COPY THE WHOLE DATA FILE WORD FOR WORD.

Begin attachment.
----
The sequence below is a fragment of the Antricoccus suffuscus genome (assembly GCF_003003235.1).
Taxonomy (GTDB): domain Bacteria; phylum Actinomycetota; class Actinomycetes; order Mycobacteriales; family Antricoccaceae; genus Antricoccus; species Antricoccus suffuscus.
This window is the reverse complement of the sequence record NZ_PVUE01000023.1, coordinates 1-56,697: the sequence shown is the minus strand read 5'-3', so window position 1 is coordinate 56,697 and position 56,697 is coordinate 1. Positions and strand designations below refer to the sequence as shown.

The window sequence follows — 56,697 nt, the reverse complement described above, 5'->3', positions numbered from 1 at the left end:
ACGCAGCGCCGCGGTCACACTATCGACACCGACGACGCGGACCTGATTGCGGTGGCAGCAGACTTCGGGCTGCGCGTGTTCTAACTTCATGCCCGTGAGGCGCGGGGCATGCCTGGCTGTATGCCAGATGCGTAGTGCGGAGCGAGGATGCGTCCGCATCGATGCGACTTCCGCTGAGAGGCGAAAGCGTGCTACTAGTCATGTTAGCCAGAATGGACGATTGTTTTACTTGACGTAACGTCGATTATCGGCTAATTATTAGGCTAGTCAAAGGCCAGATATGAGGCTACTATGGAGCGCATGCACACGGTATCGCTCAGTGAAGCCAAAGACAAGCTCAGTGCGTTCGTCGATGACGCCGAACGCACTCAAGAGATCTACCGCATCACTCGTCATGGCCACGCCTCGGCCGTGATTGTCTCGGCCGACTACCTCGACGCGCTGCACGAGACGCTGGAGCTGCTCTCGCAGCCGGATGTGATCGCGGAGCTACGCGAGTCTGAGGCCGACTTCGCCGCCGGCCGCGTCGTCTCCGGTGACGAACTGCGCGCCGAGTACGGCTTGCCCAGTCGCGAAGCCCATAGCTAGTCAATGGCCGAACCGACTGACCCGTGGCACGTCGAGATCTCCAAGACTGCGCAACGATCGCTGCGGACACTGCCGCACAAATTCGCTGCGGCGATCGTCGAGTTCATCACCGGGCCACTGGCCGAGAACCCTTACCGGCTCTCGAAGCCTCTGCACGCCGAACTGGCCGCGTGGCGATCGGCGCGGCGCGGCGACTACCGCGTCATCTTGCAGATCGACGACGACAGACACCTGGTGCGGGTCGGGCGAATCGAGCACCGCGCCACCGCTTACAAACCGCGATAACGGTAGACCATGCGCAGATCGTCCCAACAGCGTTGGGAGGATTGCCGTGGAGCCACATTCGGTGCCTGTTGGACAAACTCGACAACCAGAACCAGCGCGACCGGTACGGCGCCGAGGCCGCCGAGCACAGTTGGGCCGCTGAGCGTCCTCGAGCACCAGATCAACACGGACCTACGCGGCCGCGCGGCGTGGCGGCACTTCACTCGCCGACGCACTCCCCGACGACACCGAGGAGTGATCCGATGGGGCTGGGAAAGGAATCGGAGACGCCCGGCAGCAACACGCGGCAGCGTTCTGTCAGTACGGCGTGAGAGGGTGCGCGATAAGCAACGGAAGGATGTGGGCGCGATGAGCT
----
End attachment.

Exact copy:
The sequence below is a fragment of the Antricoccus suffuscus genome (assembly GCF_003003235.1).
Taxonomy (GTDB): domain Bacteria; phylum Actinomycetota; class Actinomycetes; order Mycobacteriales; family Antricoccaceae; genus Antricoccus; species Antricoccus suffuscus.
This window is the reverse complement of the sequence record NZ_PVUE01000023.1, coordinates 1-56,697: the sequence shown is the minus strand read 5'-3', so window position 1 is coordinate 56,697 and position 56,697 is coordinate 1. Positions and strand designations below refer to the sequence as shown.

The window sequence follows — 56,697 nt, the reverse complement described above, 5'->3', positions numbered from 1 at the left end:
ACGCAGCGCCGCGGTCACACTATCGACACCGACGACGCGGACCTGATTGCGGTGGCAGCAGACTTCGGGCTGCGCGTGTTCTAACTTCATGCCCGTGAGGCGCGGGGCATGCCTGGCTGTATGCCAGATGCGTAGTGCGGAGCGAGGATGCGTCCGCATCGATGCGACTTCCGCTGAGAGGCGAAAGCGTGCTACTAGTCATGTTAGCCAGAATGGACGATTGTTTTACTTGACGTAACGTCGATTATCGGCTAATTATTAGGCTAGTCAAAGGCCAGATATGAGGCTACTATGGAGCGCATGCACACGGTATCGCTCAGTGAAGCCAAAGACAAGCTCAGTGCGTTCGTCGATGACGCCGAACGCACTCAAGAGATCTACCGCATCACTCGTCATGGCCACGCCTCGGCCGTGATTGTCTCGGCCGACTACCTCGACGCGCTGCACGAGACGCTGGAGCTGCTCTCGCAGCCGGATGTGATCGCGGAGCTACGCGAGTCTGAGGCCGACTTCGCCGCCGGCCGCGTCGTCTCCGGTGACGAACTGCGCGCCGAGTACGGCTTGCCCAGTCGCGAAGCCCATAGCTAGTCAATGGCCGAACCGACTGACCCGTGGCACGTCGAGATCTCCAAGACTGCGCAACGATCGCTGCGGACACTGCCGCACAAATTCGCTGCGGCGATCGTCGAGTTCATCACCGGGCCACTGGCCGAGAACCCTTACCGGCTCTCGAAGCCTCTGCACGCCGAACTGGCCGCGTGGCGATCGGCGCGGCGCGGCGACTACCGCGTCATCTTGCAGATCGACGACGACAGACACCTGGTGCGGGTCGGGCGAATCGAGCACCGCGCCACCGCTTACAAACCGCGATAACGGTAGACCATGCGCAGATCGTCCCAACAGCGTTGGGAGGATTGCCGTGGAGCCACATTCGGTGCCTGTTGGACAAACTCGACAACCAGAACCAGCGCGACCGGTACGGCGCCGAGGCCGCCGAGCACAGTTGGGCCGCTGAGCGTCCTCGAGCACCAGATCAACACGGACCTACGCGGCCGCGCGGCGTGGCGGCACTTCACTCGCCGACGCACTCCCCGACGACACCGAGGAGTGATCCGATGGGGCTGGGAAAGGAATCGGAGACGCCCGGCAGCAACACGCGGCAGCGTTCTGTCAGTACGGCGTGAGAGGGTGCGCGATAAGCAACGGAAGGATGTGGGCGCGATGAGCT